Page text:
Cannabis use and the mental health of young people

Wayne D Hall
Australian and New Zealand Journal of Psychiatry 2006, 40 (2): 105-13

OBJECTIVE: To review the evidence on the mental health and psychosocial consequences of rising rates of cannabis use among young people in developed countries.

METHOD: This paper critically reviews epidemiological evidence on the following psychosocial consequences of adolescent cannabis use: cannabis dependence; the use of heroin and cocaine; educational underachievement; and psychosis. Leading electronic databases such as PubMed have been searched to identify large-scale longitudinal studies of representative samples of adolescents and young adults conducted in developed societies over the past 20 years.

RESULTS: Cannabis is a drug of dependence, the risk of which increases with decreasing age of initiation. Cannabis dependence in young people predicts increased risks of using other illicit drugs, underperforming in school, and reporting psychotic symptoms. Uncertainty remains about which of these relationships are causal although the evidence is growing that cannabis is a contributory cause of psychotic symptoms.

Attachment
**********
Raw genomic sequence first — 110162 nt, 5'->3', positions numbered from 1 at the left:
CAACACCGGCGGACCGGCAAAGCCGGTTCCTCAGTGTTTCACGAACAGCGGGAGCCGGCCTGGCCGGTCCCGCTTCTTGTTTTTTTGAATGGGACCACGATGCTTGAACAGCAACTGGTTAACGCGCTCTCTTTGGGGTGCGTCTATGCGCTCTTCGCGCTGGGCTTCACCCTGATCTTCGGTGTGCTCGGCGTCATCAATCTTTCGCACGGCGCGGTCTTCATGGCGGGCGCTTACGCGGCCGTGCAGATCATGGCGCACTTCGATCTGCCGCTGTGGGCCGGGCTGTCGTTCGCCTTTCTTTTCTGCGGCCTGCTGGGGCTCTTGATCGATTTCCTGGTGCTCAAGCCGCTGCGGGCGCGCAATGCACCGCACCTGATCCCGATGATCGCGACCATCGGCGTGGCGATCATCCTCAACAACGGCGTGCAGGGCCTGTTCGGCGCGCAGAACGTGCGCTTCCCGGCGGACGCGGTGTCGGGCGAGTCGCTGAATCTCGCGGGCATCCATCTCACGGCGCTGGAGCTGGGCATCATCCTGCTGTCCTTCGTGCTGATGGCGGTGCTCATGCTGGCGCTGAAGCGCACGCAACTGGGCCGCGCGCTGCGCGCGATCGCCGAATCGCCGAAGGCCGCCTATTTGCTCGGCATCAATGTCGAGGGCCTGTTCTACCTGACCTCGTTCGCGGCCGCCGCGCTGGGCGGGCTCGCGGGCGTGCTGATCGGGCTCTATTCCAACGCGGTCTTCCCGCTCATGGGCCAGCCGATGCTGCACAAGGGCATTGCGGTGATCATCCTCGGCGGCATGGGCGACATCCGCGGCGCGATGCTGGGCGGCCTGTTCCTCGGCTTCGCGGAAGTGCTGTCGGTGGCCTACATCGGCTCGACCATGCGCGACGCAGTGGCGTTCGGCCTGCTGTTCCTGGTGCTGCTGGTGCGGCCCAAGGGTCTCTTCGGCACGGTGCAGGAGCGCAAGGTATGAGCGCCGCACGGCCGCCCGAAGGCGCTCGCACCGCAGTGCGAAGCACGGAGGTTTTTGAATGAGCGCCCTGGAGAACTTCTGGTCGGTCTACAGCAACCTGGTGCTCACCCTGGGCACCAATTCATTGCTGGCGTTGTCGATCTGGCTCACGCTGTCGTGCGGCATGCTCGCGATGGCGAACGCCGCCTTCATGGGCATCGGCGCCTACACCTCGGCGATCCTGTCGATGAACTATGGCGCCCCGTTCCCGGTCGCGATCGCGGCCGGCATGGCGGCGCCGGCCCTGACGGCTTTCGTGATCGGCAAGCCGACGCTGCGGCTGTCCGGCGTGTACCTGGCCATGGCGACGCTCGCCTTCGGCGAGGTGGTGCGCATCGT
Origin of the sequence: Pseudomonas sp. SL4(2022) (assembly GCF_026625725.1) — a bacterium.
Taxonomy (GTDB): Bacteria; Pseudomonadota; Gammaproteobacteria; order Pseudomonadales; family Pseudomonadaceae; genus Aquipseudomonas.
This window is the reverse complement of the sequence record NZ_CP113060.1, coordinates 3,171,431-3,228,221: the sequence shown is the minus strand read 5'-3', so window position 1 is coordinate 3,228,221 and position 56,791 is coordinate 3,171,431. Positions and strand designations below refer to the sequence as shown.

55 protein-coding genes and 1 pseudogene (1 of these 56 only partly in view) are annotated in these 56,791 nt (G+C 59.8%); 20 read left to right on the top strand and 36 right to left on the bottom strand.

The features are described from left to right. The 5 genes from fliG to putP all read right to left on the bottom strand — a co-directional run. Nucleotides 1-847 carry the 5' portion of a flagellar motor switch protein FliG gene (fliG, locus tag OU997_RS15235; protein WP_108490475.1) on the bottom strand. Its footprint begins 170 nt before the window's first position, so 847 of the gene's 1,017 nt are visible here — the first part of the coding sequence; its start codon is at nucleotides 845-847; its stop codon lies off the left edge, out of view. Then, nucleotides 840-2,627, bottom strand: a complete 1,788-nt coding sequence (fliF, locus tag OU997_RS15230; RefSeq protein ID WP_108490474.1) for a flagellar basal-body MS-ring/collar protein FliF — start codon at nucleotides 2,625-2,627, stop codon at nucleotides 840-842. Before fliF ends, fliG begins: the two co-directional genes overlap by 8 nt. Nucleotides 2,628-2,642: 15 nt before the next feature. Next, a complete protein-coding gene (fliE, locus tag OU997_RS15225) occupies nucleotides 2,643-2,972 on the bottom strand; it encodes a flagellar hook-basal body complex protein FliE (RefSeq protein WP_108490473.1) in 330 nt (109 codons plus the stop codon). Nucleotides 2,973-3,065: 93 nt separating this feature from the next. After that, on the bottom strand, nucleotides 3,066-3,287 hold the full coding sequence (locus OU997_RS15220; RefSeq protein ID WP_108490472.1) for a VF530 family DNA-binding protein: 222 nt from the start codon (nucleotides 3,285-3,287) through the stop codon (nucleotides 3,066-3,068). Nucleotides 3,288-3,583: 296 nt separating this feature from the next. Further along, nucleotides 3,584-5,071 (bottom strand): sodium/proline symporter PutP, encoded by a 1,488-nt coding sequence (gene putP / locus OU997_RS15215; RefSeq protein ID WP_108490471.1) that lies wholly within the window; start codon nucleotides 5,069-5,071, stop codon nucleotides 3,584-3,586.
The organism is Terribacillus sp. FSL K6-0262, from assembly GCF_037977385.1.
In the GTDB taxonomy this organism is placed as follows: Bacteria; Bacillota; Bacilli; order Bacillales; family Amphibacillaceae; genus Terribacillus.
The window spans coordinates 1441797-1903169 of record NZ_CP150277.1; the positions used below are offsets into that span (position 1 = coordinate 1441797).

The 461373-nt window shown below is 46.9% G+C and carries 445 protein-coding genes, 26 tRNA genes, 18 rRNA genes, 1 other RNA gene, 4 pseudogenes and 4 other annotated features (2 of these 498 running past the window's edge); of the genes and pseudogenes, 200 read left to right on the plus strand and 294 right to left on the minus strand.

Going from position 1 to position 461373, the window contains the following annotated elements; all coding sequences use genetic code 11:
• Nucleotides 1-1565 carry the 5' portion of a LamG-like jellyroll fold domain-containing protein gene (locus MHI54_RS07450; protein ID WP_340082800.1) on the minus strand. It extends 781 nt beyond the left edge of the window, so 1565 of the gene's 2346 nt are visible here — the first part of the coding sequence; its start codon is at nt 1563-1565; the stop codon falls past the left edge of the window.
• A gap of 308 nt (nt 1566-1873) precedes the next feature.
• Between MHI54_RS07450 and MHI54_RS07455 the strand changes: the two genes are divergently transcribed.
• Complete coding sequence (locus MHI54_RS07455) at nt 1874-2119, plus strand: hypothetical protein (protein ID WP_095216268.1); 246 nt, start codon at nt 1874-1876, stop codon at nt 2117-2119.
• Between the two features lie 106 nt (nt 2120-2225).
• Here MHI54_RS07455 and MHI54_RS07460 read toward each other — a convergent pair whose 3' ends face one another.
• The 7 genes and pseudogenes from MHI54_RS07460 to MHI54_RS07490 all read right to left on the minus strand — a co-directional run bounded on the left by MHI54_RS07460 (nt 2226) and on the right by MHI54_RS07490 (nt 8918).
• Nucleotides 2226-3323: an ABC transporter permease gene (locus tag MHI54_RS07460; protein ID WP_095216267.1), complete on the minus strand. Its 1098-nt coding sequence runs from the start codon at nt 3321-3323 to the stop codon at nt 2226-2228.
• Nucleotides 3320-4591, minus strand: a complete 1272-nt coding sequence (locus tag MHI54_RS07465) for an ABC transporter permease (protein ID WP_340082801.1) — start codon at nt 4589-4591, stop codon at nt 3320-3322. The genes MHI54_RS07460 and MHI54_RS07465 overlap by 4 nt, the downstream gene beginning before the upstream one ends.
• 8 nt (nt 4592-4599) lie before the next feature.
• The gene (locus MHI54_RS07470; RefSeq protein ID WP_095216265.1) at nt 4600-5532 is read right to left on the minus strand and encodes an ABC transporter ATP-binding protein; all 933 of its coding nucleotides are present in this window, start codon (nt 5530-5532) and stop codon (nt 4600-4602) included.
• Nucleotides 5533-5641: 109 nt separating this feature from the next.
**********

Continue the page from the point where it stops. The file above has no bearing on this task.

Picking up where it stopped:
CONCLUSIONS: We face major challenges in communicating with young people about the most probable risks of cannabis use (dependence, educational underachievement and psychosis) given uncertainties about these risks and polarized community views about the policies that should be adopted to reduce them.

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